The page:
Friday, 18 November 2011

Dividend Initiators as a Stock Selection Concept

In his first feature article for the recently acquired Canadian MoneySaver, new owner Peter Hodson, formerly hedge fund manager at Sprott Asset Management, provides an intriguing idea for finding stocks that will pay off well in future. He goes so far as to state that this is the single best investing theme he has to offer after 25 years in the business. His principle: take a serious look at companies that declare their first ever dividend.

Why dividend initiation is significant
Hodson believes that initiating a dividend tells us the company: a) is doing well; b) has excess cash; c) is managed by a Board that respects shareholders and likely owns lots of shares itself; d) is likely to pay out a steady stream of stable or rising dividends for many years. That sounds sensible but how can we take the idea forward?

Finding first-time dividend payers
His article mentions two companies that have have recently declared their first dividends: Primary Corp (TSX: PYC) and DSW Inc (NYSE: DSW). To find others, we cannot unfortunately rely on that standard investor tool, the stock screener. We could find no screener with a first-dividend filter or even some proxy that would cleverly achieve that end. Instead our list below relied on the basic Internet tool that everyone knows, the Google search, where we searched for words such as "dividend, stock, initiate, first, Board".

Tracking and investigating the candidate stocks
Compiling a list is a start but not the end of the story. No doubt some of these companies and stocks look better than the rest and some may not look good at all.

Watchlist - A simple starting point is to set up a watchlist of the potential stocks, for example by using the GlobeInvestor My Watchlist (see screenshot below of the above list with a few of the customizations that the tool allows). It can contain both Canadian and US stocks and shows many of the financial indicators and ratios on profitability, growth rates, valuation and safety that give a good preliminary view of the attractiveness of the stock.

Company financial reports - Each company's website will contain the quarterly and annual financial reports that are replete with data and management comment on the company. Before buying stock, one should have read through a number of them.

Stock data websites - As well as the basic financial data in the company reports, several go much deeper in calculating a multitude of ratios and barometers of financial health of companies.
  • ADVFN - most extensive free set of data and ratios around
  • InvestorPoint - includes insider trading info
  • Google Finance - includes data on similar companies, though the degree of similarity varies (see example below of screenshot for WJA)

Stock discussion forums and boards - Though one should always be wary of the motives and expertise of the commentary, there may be nuggets of useful information in such online sites.
Whether this method really helps zero in on stocks worth buying, we don't know for sure as Hodson doesn't offer any systematic or rigorous data to back up his claim. However, it is always interesting to experiment with and entertain a new angle to stock selection.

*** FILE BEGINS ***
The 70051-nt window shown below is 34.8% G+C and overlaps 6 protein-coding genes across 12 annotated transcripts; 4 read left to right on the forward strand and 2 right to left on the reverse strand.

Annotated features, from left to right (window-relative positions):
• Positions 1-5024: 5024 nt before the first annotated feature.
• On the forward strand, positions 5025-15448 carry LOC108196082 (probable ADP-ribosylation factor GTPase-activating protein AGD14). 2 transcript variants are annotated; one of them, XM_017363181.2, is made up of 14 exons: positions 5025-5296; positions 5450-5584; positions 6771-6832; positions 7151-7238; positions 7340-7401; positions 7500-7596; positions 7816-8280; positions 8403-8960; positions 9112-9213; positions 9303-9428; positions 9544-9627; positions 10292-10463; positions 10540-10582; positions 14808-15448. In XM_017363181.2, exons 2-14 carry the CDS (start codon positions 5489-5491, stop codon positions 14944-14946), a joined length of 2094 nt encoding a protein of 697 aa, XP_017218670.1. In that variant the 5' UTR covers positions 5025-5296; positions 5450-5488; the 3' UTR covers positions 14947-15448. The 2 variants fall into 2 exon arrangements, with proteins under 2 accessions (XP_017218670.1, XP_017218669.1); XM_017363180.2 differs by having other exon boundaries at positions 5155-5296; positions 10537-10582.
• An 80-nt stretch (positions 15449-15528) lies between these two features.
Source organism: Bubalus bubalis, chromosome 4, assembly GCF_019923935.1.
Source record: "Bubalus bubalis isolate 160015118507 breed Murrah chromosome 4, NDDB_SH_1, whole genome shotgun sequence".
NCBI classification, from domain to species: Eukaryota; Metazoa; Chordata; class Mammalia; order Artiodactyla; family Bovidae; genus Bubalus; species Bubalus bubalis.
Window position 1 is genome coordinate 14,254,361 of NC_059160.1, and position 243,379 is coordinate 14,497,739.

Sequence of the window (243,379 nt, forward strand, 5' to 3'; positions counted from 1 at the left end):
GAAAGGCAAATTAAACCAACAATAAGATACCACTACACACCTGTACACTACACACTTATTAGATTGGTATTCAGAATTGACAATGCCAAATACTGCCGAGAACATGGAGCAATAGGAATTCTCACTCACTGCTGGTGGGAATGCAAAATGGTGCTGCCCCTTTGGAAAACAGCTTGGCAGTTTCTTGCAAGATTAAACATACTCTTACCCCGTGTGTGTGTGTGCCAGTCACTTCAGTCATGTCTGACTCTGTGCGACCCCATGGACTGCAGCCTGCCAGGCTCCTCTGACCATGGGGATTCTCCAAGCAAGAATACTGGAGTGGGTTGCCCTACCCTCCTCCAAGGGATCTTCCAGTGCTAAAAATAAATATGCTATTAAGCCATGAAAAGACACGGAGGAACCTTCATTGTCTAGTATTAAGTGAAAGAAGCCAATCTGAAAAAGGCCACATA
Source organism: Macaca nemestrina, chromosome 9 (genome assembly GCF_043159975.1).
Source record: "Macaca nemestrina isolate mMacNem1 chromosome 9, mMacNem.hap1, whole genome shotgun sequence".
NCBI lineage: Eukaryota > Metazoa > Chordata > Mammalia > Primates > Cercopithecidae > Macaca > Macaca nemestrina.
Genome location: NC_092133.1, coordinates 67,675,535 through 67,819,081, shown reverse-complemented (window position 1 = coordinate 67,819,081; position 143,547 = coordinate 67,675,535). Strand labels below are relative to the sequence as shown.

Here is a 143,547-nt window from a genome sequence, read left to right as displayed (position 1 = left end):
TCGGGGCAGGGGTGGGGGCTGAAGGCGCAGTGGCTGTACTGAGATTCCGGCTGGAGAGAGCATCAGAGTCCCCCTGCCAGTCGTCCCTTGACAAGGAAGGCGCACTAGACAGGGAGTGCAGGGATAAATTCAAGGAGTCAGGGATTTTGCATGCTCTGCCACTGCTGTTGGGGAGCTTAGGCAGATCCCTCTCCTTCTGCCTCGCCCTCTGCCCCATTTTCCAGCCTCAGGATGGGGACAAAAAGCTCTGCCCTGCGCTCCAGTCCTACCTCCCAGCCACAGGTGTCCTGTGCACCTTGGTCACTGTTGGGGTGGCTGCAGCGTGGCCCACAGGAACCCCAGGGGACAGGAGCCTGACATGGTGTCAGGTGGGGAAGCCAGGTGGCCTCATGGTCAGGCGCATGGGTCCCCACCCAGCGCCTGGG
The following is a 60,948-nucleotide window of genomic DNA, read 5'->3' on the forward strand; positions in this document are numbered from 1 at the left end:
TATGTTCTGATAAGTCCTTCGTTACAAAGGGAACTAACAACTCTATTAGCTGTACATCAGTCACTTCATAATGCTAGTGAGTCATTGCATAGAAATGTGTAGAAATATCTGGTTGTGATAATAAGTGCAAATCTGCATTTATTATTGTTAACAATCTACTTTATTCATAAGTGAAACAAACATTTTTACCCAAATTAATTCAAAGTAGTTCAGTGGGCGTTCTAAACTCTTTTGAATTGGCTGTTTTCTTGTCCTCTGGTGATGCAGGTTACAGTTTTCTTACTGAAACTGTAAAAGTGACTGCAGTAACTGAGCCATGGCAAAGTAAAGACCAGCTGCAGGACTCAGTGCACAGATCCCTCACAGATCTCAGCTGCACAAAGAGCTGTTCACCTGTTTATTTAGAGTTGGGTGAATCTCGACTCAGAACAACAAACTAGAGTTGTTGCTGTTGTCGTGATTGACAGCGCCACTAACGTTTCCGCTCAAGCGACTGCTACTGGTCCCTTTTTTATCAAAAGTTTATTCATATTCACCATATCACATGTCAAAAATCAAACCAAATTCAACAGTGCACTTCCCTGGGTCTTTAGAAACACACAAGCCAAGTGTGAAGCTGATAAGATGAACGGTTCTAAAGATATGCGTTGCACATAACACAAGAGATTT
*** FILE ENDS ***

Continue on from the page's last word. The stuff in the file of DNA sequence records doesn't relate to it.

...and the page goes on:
Disclaimer: this post is my opinion only and should not be construed as investment advice. Readers should be aware that the above comparisons are not an investment recommendation. They rest on other sources, whose accuracy is not guaranteed and the article may not interpret such results correctly. Do your homework before making any decisions and consider consulting a professional advisor.


Anonymous said...

Previously, you wrote about total return indexes for the S&P and TSX.

I am very concerned about my performance and so I have been using the XIU and the SPY as proxies for the TSX/S&P and then adding "commission-free" shares each quarter based on the stated dividend of each respectively(so that the compounding impact is accounted for).

Will that give me a relatively close approximation to "total return"?

Then I use those figures to compare to my performance. thx

CanadianInvestor said...

Anon, your calculation will be a lot more accurate than using just the price index but it won't match the theoretical index return, which assumes instantaneous constant reinvestment as they are paid out by companies in the index. XIU and SPY pay out quarterly not constantly so the reinvestment timing differences will cause variation.

One easier way to get Total Return for the TSX, if you can remember to do it, is to check the TRIV (Total Return Index Value) in the TMX Money website here - Every day it changes to give the current Total Return value that you can then compare at two different dates e.g. beginning and end of year, and the percent change gives the TR between the two dates. The challenge is that TMX doesn't publish historical tables of the TRIV so you must remember to check it those particular days you want. Otherwise the TRIV number disappears and is not later retrievable.